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Here they learned from a war party of Indians that a band of Ottawas, a tribe in the interest of the French, had massacred a whole family of whites on the banks of the great Kanawha Eiver.

At Frazier's they were detained two or three days endeavouring to procure horses. In this interval Washington had again occasion to exercise Indian diplomacy. About three miles distant, at the mouth of the Youhiogany Eiver, dwelt a female sachem, Queen Aliquippa, as the English called her, whose sovereign dignity had been aggrieved, that the party on their way to the Ohio had passed near her royal wigwam without paying their respects to her.

Aware of the importance, at this critical juncture, of securing the friendship of the Indians, Washington availed himself of the interruption of his journey, to pay a visit of ceremony to this native princess. Whatever anger she may have felt at past neglect, it was readily appeased by a present of his old watch-coat; and her good graces were completely secured by a bottle of rum, which, he intimates, appeared to be peculiarly acceptable to her majesty.

Leaving Frazier's on the 1st of January, they arrived on the 2nd at the residence of Mr. Gist, on the Monongahela. Here they separated, and Washington, having purchased a horse, continued his homeward course, passing horses laden with materials and stores for the fort at the fork of the Ohio, and families going out to settle there.

Having crossed the Blue Eidge and stopped one day at Belvoir to rest, he reached Williamsburg on the 16th of January, where he delivered to Governor Dinwiddie the letter of the French commandant, and made him a full report of the events of his mission.

We have been minute in our account of this expedition as it was an early test and development of the various talents and characteristics of Washington.

The prudence, sagacity, resolution, firmness, and selfdevotion manifested by him throughout; his admirable tact and self-possession in treating with fickle savages and crafty white men; the soldier's eye with which he had noticed the commanding and defensible points of the country, and everything that would bear upon military operations; and the hardihood with which he had acquitted himself during a wintry tramp through the wilderness through constant storms of rain and snow; often sleeping on the ground, without a tent, in the open air, and in danger from treacherous foes—all pointed him out, not merely to the governor, but to the public at large, as one eminently fitted, notwithstanding his youth, for important trusts involving civil as well as military duties. It is an expedition that may be considered the foundation of his fortunes. From that moment he was the rising hope of Virginia.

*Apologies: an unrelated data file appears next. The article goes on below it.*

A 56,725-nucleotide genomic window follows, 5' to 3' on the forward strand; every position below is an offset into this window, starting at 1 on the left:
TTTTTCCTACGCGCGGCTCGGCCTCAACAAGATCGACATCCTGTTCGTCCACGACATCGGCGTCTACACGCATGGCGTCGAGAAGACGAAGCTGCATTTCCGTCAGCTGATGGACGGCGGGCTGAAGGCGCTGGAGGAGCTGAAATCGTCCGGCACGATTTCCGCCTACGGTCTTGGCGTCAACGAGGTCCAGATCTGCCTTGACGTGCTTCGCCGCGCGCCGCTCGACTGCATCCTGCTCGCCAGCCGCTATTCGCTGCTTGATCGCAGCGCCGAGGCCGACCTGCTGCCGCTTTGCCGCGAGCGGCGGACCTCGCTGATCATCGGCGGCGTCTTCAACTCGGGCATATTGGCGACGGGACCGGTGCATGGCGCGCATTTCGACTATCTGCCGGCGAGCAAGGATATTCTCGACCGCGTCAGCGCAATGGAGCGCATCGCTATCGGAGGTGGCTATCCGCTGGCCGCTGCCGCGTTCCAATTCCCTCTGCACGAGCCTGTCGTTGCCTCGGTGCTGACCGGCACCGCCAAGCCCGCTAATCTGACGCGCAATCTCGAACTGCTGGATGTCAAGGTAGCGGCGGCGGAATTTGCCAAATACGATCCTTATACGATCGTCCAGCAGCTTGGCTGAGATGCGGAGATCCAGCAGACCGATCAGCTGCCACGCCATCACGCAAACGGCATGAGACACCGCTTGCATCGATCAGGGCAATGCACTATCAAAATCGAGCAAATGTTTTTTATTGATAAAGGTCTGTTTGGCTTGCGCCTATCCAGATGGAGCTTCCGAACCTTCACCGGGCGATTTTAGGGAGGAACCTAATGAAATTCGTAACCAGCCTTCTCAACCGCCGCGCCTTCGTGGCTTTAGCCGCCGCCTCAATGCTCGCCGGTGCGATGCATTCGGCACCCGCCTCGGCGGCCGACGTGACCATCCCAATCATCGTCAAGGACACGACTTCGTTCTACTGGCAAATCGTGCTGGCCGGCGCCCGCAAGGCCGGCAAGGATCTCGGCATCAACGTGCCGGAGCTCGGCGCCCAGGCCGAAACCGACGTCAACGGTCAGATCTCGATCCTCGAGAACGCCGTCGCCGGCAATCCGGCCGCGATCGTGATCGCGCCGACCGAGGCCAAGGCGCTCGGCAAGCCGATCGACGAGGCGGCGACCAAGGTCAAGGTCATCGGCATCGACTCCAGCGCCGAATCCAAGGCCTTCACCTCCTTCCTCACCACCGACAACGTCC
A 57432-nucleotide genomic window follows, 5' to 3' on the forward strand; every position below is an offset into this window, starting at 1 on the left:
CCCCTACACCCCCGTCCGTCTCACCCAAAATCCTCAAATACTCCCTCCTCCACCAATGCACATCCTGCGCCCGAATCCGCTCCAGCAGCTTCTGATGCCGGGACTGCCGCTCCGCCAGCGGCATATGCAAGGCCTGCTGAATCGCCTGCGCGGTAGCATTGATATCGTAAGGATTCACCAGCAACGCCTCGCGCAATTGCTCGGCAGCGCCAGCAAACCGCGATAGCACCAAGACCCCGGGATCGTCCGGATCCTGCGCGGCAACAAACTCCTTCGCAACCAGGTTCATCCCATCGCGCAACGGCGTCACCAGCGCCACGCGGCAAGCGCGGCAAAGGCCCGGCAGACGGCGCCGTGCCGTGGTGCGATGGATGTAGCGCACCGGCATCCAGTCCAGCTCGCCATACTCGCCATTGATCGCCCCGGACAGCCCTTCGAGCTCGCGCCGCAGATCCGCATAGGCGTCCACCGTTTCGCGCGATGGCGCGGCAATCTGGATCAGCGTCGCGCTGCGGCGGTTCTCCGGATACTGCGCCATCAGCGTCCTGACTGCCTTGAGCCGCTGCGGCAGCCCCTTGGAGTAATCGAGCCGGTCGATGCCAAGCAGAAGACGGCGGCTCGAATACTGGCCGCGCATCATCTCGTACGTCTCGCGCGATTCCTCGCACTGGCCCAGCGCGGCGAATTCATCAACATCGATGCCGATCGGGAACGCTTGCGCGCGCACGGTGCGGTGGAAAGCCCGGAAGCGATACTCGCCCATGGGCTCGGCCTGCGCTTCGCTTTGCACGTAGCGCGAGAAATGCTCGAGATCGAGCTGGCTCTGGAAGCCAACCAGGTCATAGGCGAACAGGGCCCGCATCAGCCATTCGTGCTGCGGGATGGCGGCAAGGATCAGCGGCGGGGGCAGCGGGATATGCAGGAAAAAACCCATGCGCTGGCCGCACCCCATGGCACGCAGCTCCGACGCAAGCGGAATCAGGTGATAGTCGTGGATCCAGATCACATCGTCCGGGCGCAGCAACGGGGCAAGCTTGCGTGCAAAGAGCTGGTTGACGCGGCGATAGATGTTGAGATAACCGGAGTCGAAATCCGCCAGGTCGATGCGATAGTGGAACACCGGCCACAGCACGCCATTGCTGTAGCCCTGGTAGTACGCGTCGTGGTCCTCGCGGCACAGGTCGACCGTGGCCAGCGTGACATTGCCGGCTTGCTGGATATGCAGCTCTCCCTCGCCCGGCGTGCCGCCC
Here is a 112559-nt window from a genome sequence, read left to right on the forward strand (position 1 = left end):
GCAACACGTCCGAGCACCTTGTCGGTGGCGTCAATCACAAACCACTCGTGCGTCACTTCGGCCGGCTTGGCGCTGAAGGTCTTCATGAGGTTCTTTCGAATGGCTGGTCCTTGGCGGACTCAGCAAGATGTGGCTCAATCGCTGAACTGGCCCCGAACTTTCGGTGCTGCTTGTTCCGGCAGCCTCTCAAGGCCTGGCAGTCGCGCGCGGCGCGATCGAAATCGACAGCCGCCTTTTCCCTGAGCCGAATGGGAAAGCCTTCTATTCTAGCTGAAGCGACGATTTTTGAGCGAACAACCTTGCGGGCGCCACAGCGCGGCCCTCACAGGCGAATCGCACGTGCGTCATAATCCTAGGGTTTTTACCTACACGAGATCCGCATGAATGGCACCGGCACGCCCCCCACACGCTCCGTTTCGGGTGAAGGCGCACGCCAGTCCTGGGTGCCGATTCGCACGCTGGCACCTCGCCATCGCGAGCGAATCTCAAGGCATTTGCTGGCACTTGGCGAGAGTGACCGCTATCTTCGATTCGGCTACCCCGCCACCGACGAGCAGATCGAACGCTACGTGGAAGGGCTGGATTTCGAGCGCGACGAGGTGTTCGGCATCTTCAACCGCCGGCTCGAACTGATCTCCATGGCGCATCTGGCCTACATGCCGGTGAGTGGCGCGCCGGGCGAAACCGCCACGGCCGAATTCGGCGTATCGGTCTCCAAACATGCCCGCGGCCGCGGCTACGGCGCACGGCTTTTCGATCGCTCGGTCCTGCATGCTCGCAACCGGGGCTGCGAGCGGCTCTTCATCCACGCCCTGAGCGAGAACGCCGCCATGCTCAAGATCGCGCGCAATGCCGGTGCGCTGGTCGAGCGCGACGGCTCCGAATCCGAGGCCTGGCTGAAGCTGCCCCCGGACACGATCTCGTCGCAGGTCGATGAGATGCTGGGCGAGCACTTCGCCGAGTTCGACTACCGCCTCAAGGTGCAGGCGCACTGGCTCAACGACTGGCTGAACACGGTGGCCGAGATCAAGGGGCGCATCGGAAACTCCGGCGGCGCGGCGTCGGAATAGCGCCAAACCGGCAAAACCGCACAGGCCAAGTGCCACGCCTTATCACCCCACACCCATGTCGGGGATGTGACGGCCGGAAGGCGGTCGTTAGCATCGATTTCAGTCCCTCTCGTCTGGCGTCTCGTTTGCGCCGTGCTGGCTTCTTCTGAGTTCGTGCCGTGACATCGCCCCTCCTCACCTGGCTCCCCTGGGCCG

CHAPTER X.

Iteply of the Chevalier de St. Pierre—Trent's Mission to the Frontier— Washington recruits Troops — Dinwiddie and the House of Bur

. gesses—Independent Conduct of the Virginians—Expedients to gain Recruits—Jacob Van Braam in Service—Toilful March to Wills' Creek—Contrecceur at the Fork of the Ohio — Trent's refractory Troops.

The reply of the Chevalier de St. Pierre was such as might have been expected from that courteous but wary commander. He should transmit, he said, the letter of Governor Dinwiddie to his general, the Marquis du Quesne, "to whom," observed he, "it better belongs than to me to set forth the evidence and reality of the rights of the king, my master, upon the lands situate along the Eiver Ohio, and to contest the pretensions of the King of Great Britain thereto. His answer shall be law to me. ***** As to the summons you send me to retire, I do not think myself obliged to obey it. W hatever may be your instructions, I am here by virtue of the orders of my general; and I entreat you, sir, not to doubt one moment but that I am determined to conform myself to them with all tho exactness and resolution which can be expected from the best officer. *****

"I made it my particular care," adds he, "to receive Mr. Washington with a distinction suitable to your dignity, as well as his own quality and great merit. I flatter myself that he will do me this justice before you, sir, and

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that he will signify to you, in the manner I do myself, the profound respect with which I am, sir, &c."1

This soldier like and punctilious letter of the chevalier was considered evasive, and only intended to gain time. The information given by Washington of what he had observed on the frontier, convinced Governor Dinwiddie and his council that the French were preparing to descend the Ohio in the spring, and take military possession of the country. Washington's journal was printed, and widely promulgated throughout the colonies and England, and awakened the nation to a sense of the impending danger, and the necessity of prompt measures to anticipate the French movements.

Captain Trent was despatched to the frontier, commissioned to raise a company of one hundred men, march with all speed to the fork of the Ohio, and finish as soon as possible the fort commenced there by the Ohio Company. He was enjoined to act only on the defensive, but to capture or destroy whoever should oppose the construction of the works, or disturb the settlements. The choice of Captain Trent for this service, notwithstanding his late inefficient expedition, was probably owing to hie being brother-in-law to George Croghan, who had grown to be quite a personage of consequence on the frontier, where he had an establishment or trading-house, and was supposed to have great influence among the western tribes, so as to be able at any time to persuade many of them to take up the hatchet.